Two South African children are suing the church of popular evangelist preacher TB Joshua after the collapse of one of its buildings in Nigeria killed their father in 2014.
Kalambaie wa Kalambaie was one of 116 people, including many South Africans, who died.
In 2015, a coroner in a Lagos court said “the church was culpable because of criminal negligence“.
Mr Joshua and his church have consistently denied any wrongdoing.
The pastor has so far not been charged, but the engineers responsible for the building are facing criminal charges.
The two children, aged three and six, are looking for at least $520,000 (£370,000) in damages, say Lagos court papers quoted in the Nigerian media.
This is supposed to compensate for the money that their father would have been expected to provide them with until he turned 70.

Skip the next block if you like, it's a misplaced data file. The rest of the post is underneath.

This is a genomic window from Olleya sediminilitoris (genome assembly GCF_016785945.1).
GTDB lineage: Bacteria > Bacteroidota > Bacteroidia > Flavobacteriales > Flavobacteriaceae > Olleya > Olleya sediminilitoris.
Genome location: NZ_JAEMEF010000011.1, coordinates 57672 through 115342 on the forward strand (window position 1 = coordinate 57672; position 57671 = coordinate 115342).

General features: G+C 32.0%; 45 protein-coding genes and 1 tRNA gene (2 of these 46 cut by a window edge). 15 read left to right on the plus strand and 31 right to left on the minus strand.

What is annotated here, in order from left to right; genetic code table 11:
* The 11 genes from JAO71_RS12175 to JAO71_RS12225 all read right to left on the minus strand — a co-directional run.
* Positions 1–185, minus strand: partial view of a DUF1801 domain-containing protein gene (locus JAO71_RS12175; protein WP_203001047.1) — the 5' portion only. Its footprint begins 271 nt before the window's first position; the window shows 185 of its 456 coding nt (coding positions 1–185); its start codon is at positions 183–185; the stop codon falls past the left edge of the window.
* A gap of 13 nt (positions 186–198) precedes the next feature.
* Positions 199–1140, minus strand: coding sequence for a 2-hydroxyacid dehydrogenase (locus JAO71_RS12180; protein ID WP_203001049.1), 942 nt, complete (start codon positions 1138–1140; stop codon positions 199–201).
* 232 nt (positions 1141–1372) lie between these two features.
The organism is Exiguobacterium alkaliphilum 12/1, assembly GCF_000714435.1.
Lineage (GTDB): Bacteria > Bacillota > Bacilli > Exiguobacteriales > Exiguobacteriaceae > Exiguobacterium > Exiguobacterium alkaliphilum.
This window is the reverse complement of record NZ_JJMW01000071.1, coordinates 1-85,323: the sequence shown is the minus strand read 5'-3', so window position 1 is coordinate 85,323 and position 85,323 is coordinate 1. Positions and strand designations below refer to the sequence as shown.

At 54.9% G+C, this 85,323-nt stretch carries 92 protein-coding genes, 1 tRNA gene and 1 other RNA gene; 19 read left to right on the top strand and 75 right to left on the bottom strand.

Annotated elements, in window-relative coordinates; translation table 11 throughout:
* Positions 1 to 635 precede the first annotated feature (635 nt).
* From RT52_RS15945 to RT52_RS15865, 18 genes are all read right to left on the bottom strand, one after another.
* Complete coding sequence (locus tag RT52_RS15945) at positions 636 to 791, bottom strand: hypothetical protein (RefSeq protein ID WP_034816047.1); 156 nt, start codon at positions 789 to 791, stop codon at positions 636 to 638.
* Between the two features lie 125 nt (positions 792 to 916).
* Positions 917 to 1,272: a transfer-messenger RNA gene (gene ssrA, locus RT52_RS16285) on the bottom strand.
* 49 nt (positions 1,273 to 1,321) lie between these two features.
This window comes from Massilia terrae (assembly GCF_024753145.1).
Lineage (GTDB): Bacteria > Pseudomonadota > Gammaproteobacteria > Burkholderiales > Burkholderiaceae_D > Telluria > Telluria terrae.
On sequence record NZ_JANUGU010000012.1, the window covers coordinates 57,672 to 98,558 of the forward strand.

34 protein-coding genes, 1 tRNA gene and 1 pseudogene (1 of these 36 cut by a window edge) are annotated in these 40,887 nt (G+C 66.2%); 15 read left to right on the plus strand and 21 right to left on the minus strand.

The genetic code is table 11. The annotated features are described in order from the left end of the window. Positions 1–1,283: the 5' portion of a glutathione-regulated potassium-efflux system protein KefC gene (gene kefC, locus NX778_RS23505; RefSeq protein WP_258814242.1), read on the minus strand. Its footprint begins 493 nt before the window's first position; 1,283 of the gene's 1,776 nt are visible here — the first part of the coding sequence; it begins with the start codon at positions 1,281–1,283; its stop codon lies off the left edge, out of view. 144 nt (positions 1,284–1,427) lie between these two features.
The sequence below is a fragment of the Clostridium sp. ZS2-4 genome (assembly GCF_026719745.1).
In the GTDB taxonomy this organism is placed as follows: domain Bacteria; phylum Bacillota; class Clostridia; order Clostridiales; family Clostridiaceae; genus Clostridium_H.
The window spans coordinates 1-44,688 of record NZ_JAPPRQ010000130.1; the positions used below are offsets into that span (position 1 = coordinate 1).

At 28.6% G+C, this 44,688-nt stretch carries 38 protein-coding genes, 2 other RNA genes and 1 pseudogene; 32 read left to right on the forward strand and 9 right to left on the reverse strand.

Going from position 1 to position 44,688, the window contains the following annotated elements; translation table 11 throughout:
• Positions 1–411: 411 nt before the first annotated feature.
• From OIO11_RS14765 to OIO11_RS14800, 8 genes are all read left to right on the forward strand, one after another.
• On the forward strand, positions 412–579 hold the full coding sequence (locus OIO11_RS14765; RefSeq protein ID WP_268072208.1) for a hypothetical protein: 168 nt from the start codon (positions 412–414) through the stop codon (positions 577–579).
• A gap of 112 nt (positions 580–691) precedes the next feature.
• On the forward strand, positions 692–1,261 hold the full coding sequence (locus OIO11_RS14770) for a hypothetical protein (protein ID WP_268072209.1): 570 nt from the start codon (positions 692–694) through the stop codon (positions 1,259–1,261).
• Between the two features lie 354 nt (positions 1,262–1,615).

Their lawyer Bolaji Ayorinde told the BBC that he has had a lot of inquiries from relatives of people who died in the building collapse about the possibility of taking action.
Mr Joshua, referred to by his followers as a “prophet”, is one of Nigeria’s best-known evangelists and is popular across Africa.
He blamed the 2014 incident on a small plane which he said had been circling the building, which was a multi-storey guesthouse in a Lagos compound belonging to the Synagogue, Church Of All Nations.
This was dismissed by the Lagos coroner.
Mr Ayorinde said he was not concerned about taking on the popular preacher arguing that “the law treats everyone as equal”.
- Founded Synagogue, Church of All Nations in the 1990s
- Runs Christian television station Emmanuel TV
- The ministry professes to heal all manner of illnesses
- Controversially this includes HIV/Aids
- Known as the “Prophet” by his followers
- Tours Africa, the US, the UK and South America